A Muted Sentence


granvilleYou won’t hear very much about this sentence handed down by a court in Sudan.  I wonder what would be the outcome if it was anything less than this, but a court has sentenced four men charged with killing an American AID worker to death by hanging for their part in the murder of John Granville. I did notice the slant in the article against the current government not contacting the family of the deceased, something I admit they should have done perhaps, but then when did the American government contact the family of anyone imprisoned in Guantanamo.  Nonetheless, social graces are not a part of the Sudanese system it appears, but in this case justice was served and you should know that.

A big deal was made about an English teacher who was threatened with punishment by the Sudanese government because she named a child’s toy Muhammad, at the suggestion of that child.  Bad news travels fast; the Islamophobes roundly condemned the Sudanese and articles appeared all over the world highlighting the case of Gillian Gibbons the teacher charged.

Perhaps this news balances out the disgraceful treatment Ms. Gibbons rececived at the hands of the Sudanese, if barely at all.  It does do justice for John Granville.   Hat tip to The Sudanese Thinker.

Advertisements

Close but no cigar


omar_bashirI’m still waiting for the indictment to come down against George W. Bush just as it did with Sudanese president Omar al-Bashir. What Bashir was indicted for pales in comparison to the crimes committed by Bush under the full might and services of the US government and its military.  The only similarity between the two countries is that both of them have not signed  the International Criminal Court treaty and therefore refuse to recognize its jurisdiction; other than that Bush’s invasions of Iraq and Afghanistan, his rendition (read that kidnapping) of foreign and American citizens to prisons all over the world and their subsequent subjugation to torture and the over one million Iraqi and Afghani refugees brought about because of Bush’s madness, far exceed anything Bashir could ever do with his third world economy, military and infrastructure.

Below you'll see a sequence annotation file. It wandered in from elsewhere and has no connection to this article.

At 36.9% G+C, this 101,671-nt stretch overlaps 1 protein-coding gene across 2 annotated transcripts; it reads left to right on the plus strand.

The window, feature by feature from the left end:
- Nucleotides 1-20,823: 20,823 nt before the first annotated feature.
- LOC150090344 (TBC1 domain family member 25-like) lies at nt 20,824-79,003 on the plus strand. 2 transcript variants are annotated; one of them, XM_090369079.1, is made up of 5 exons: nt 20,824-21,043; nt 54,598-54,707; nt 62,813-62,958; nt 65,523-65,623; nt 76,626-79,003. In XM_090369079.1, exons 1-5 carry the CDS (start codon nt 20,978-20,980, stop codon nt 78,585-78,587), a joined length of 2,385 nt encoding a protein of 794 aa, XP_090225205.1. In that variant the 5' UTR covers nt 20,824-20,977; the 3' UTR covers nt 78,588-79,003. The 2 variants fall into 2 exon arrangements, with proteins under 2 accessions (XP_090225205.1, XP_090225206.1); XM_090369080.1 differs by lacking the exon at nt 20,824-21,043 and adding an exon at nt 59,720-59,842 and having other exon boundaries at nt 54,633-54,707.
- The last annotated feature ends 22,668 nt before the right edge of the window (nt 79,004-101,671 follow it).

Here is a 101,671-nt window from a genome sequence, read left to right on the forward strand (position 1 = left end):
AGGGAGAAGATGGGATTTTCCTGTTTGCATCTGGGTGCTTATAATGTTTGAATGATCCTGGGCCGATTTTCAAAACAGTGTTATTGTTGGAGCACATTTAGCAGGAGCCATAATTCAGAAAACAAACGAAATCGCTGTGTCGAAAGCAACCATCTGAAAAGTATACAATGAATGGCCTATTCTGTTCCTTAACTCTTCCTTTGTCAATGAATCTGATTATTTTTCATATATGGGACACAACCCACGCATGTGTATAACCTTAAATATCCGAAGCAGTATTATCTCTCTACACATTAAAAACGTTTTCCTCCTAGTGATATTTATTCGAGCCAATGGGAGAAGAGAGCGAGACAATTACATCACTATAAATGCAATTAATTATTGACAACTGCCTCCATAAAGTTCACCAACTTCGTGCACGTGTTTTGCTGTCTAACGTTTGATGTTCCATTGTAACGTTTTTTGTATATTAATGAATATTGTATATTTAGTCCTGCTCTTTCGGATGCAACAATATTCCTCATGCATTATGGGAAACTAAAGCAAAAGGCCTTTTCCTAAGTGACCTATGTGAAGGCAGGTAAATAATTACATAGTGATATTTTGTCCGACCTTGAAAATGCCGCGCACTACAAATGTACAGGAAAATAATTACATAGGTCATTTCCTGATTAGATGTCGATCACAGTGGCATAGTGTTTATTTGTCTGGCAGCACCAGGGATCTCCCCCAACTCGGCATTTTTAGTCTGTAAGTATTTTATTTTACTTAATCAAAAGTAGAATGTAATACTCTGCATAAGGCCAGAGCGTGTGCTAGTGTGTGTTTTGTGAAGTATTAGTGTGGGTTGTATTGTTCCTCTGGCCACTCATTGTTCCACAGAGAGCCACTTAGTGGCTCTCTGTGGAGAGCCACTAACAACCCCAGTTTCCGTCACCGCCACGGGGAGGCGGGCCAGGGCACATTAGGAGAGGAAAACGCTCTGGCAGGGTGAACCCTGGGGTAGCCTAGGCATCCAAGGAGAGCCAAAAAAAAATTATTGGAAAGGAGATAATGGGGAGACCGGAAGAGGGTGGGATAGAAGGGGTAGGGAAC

Sudan is the cause celebre of the rich and famous;  a bone tossed to them by policy makers who wanted to give influential people something to assuage their conscience.  It is a rallying point for people who are for change from heavy handed militarism and want to see the rule of law and diplomacy restored to the settling of conflicts.  I admire that spirit; it has been missing for far too long.  America has decided, lately, that the only way to settle conflict is through superior military might, and all other avenues aren’t worth discussing.  Some of us have grown tired of seeing the country through its weight around like a bull in a china shop, destroying everything it says it wants to save or rescue.  However, those who are for saving Darfur are themselves a pawn in the geopolitical game of oil and strategic alliances that have been going on for over 30 years in Sudan.  After settling a decades old conflict with the south, whose leaders are against the ICC arrest warrant for Bashir, Sudan was tagged with the bin laden fantasy, the chemical weapons falacy, oil and now the Darfurian fable with an Israeli interjection that’s sure to raise more than a few eyebrows about Israeli/zionist machinations in Sudan’s internal affairs.

Bush should also be indicted along with Bashir; and Bush’s trial should preceed Bashir’s, but the foundation for a Bush trial is already crumbling, with the news the Obama administration doesn’t want John Yoo prosecuted for his memos inciting the Bush administration to torture.  Such a position by Obama only makes me think that perhaps he will institute some form of torture during his term in office.  Change indeed…